Thursday, 25 August 2016

Good morning Tokyo and the politics of medal-gathering

Something must have happened in 1964 ...
<autobiographical_note theme="docLewis"  date_range="1964">
...apart from my getting  116% in a Maths exam set by a lazy examiner. He set 16 questions, with a mark of 10"%" for each. He assumed nobody would score over 100. His plan was to take the marks and just call them "%". But as a mathematician he couldn't live with such a "percentage", so he scaled everyone's mark down. You can imagine how popular I was with my peers – especially the ones who had scraped a pass at the first pass and were now downgraded..
... because, of all the Olympic theme tunes (even the one for Rio), Tokyo Melody is the only one that sticks in my mind, Well, that's its official name, but I've always thought of it as Good morning Tokyo, because those words fit the tune (a correspondence exploited, I think, by the BBC at the time). Maybe there was even a song with that name..

This is strange (the persistence of the ear-worm), as (because of heat before September and typhoons in that month),  the Tokyo games were scheduled for October, a time when – as I had just started my 2nd year  at big school , taking  3 or (on a bad day) over 4 hours on public transport each day – I can't have spent much time in front of the television.

Which brings me to the recent success of British athletes. I must say it makes me feel uneasy. At those Olympics (Tokyo 1964) a united team from East and West Germany performed together for the last time (before the reunification); they came 4th in the medals table . In the 1968 Olympics, East Germany came 5th in the medals table , with West Germany placed 8th (they won 1 more medal overall, but  East Germany won nearly twice as  many golds. It is hard to avoid thinking that the practice of entering a united German team was discontinued because East Germany wanted to strut their (Communistic) stuff.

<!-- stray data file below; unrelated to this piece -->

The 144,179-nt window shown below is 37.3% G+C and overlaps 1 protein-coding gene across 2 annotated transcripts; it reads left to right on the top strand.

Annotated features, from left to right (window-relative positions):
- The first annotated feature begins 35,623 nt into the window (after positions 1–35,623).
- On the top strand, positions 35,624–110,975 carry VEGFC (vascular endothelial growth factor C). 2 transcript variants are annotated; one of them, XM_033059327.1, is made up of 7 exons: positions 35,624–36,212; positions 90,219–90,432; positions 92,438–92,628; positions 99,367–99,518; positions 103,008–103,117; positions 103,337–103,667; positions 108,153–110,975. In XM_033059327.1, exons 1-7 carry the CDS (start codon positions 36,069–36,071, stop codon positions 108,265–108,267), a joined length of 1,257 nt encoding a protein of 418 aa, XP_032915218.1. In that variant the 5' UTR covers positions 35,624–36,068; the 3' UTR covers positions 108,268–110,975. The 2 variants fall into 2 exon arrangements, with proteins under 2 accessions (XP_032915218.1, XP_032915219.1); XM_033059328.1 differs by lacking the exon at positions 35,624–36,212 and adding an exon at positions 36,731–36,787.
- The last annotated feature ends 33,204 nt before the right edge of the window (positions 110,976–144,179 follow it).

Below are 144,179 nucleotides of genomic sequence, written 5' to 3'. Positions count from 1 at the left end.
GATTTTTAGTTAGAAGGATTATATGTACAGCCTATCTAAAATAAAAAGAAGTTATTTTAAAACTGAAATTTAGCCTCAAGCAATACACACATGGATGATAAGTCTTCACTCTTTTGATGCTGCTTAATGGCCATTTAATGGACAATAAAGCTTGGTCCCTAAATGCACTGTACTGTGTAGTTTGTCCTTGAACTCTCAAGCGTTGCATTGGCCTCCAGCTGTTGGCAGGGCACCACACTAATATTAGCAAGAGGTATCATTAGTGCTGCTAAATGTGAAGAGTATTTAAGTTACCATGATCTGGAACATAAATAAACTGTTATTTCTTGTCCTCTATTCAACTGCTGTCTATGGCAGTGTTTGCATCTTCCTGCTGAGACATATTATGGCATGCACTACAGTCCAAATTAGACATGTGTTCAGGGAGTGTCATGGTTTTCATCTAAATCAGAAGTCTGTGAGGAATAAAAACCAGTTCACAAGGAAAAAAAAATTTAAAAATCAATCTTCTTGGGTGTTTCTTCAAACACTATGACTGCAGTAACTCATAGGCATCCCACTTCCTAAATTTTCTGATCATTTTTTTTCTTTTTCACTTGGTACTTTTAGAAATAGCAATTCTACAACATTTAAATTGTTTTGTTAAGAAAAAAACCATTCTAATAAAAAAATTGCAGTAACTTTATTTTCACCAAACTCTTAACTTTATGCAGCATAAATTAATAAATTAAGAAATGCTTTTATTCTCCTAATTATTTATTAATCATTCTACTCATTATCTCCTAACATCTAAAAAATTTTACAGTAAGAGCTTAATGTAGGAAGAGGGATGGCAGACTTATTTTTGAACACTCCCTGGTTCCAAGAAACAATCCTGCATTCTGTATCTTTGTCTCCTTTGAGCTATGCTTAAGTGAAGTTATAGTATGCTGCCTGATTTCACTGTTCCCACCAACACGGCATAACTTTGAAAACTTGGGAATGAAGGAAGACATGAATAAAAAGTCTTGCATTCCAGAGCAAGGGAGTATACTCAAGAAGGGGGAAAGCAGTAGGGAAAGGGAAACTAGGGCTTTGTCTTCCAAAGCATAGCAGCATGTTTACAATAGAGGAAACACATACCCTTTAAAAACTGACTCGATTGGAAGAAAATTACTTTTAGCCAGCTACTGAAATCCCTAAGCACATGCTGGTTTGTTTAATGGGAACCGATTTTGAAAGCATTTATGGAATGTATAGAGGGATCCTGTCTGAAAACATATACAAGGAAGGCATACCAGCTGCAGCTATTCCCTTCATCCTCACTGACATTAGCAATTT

It was a commonly  held belief at the time that East Germany's success was questionable. TV commentators routinely looked askance at records set by East Germans. They must have been taking drugs, surely?

Since the reunification of Germany and the collapse of the USSR, it has been left to China to fly the Communist flag at the Olympics, and they have done it very well.  In Beijing in 2008 they came top of the medals table. I seem to remember cynics at the time saying it was a fix; they were joint first with the USA.  And admittedly they did have exactly the same number of medals as the USA; just many more golds – nearly 42% more. (But USA led the world in silvers and bronzes.). For 8 years I have swallowed the capitalist line that China didn't deserve top ranking.

But they did win, outright. What was the reason? "Drugs, of course", said some commentators. Some openly disregard certain World and Olympic Records because "they must have been drug-assisted". OK, some athletes take drugs; but not just Chinese ones. Why can't China's success just be the result of state support?

Now, at Rio, British athletes have collected precisely  THREE TIM5ES  as many gold medals as East Germany won in 1968, and nearly three times as many medals overall (67 as against 25). They have come ahead of China. But has anyone mentioned drugs (in the context of the Team GB's success?) Of course not – at least, not in the UK's press.  And quite rightly so. The improvement, as many a commentator and athlete and coach agrees, is due to  nothing more than money (or to use the euphemism du jourFUNDING.

Of course, that "nothing more" is arguable. More money means more facilities, more routes for enthusiasms to be funnelled down. It's easier (indeed, possible) to wake at 7.00 to go to train at the local track (or whatever)  than to get up at 5.30 to get your parents to drive you to the next county. Athletes win medals because of effort, tenacity, courage .... etc, etc. But all those things can only yield medals (in the quantities we have come to expect) if there is money (from either capitalism red in tooth and claw or communism [red... just RED]).

Personally I find "our" athletes' untoward success faintly obscene. At Tokyo, supposing we win "only" – say – 30  medals, commentators will be up in arms. Heads will roll. There will be phone-ins to talk interminably about "the crisis". Even more of the time devoted to TV sports will be talking heads rather than actual stuff.

But that sort of medal-count (still a few more than East Germany's 25 in 1968) would strike me as perfectly satisfactory – especially if it meant that more UK children had a chance to have a go at sports with exorbitant start-up costs, that schools could stop selling sports fields, and that children didn't have to go to fee-paying schools to get any experience of certain sports,


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